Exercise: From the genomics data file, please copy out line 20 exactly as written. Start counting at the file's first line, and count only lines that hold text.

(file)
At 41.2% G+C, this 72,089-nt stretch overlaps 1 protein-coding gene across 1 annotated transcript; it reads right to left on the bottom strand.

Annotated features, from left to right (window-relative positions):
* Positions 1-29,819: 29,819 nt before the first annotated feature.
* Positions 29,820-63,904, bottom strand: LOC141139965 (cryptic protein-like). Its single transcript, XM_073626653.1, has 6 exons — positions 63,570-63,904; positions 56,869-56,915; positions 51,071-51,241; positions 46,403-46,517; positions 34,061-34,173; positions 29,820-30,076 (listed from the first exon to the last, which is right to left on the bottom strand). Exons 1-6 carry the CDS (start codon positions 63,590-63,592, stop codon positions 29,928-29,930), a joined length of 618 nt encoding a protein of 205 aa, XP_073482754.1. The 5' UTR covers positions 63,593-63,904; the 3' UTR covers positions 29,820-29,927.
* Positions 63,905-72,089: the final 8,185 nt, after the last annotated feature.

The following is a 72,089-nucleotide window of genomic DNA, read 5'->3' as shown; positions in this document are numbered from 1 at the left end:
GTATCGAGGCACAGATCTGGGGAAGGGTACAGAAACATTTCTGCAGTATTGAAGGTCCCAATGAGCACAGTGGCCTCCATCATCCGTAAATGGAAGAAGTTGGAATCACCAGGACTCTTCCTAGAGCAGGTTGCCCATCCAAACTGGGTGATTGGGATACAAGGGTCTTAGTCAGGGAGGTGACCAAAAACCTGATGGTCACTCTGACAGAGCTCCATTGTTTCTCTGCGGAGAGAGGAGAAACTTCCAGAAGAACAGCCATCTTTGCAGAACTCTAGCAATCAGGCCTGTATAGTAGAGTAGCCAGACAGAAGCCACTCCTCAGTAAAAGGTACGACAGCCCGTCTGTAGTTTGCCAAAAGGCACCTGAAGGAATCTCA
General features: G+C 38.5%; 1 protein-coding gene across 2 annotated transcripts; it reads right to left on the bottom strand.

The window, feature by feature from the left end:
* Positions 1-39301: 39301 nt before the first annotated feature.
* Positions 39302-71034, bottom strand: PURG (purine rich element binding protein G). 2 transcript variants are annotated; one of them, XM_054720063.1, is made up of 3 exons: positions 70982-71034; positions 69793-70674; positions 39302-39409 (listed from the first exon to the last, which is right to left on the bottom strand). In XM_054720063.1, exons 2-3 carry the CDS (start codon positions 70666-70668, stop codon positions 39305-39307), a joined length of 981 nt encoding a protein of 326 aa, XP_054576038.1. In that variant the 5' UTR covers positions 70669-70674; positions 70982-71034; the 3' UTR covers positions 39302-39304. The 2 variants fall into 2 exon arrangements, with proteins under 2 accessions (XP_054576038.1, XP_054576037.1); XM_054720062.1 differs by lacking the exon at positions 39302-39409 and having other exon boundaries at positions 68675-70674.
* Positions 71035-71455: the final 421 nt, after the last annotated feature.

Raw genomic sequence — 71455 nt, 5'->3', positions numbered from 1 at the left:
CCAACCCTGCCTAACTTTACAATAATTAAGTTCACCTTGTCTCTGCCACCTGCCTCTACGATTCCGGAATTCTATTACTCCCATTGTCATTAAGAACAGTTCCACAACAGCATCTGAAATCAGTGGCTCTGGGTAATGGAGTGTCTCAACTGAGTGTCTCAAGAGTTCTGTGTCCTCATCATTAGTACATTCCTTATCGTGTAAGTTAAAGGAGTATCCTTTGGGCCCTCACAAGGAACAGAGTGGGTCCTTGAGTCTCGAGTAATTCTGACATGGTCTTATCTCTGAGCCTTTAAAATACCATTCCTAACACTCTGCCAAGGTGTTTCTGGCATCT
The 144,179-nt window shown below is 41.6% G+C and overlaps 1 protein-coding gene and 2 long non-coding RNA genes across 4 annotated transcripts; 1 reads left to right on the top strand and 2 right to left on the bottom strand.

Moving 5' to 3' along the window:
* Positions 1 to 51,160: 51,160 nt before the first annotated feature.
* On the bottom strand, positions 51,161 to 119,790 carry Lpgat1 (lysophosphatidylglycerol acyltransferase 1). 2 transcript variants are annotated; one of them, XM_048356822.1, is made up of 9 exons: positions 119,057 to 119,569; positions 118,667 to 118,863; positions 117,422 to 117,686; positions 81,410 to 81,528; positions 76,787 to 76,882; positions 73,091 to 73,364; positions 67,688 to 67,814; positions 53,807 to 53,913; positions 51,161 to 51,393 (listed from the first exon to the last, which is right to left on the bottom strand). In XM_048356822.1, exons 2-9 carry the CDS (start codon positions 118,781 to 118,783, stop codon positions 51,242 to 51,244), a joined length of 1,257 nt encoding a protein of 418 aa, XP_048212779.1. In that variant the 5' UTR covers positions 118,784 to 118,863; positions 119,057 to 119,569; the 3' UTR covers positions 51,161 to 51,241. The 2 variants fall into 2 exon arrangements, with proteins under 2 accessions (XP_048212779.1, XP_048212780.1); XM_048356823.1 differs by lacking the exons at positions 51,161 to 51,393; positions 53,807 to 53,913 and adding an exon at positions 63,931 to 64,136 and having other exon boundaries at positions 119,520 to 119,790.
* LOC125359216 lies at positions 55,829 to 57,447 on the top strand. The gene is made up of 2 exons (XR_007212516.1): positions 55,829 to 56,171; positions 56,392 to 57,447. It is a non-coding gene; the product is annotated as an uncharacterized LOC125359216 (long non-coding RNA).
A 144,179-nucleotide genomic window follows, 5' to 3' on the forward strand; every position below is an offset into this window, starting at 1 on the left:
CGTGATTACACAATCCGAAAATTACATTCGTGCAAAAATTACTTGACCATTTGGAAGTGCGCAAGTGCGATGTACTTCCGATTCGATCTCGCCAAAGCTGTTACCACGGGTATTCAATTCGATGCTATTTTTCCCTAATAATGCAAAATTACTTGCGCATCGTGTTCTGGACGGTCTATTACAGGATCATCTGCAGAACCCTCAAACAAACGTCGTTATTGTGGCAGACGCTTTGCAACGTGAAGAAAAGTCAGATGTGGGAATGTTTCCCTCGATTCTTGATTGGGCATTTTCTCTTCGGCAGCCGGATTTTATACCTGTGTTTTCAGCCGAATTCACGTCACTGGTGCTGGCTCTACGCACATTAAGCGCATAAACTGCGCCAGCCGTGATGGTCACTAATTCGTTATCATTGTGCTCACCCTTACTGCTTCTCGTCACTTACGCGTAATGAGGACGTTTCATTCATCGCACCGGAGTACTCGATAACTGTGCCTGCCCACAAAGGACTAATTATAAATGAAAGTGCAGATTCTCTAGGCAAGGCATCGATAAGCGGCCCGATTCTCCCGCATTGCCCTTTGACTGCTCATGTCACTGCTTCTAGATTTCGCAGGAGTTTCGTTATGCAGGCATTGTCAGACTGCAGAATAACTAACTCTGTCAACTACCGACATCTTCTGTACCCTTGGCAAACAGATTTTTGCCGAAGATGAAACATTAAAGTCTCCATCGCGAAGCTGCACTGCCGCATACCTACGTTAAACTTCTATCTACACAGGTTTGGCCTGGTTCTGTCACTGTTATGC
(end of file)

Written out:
A 144,179-nucleotide genomic window follows, 5' to 3' on the forward strand; every position below is an offset into this window, starting at 1 on the left: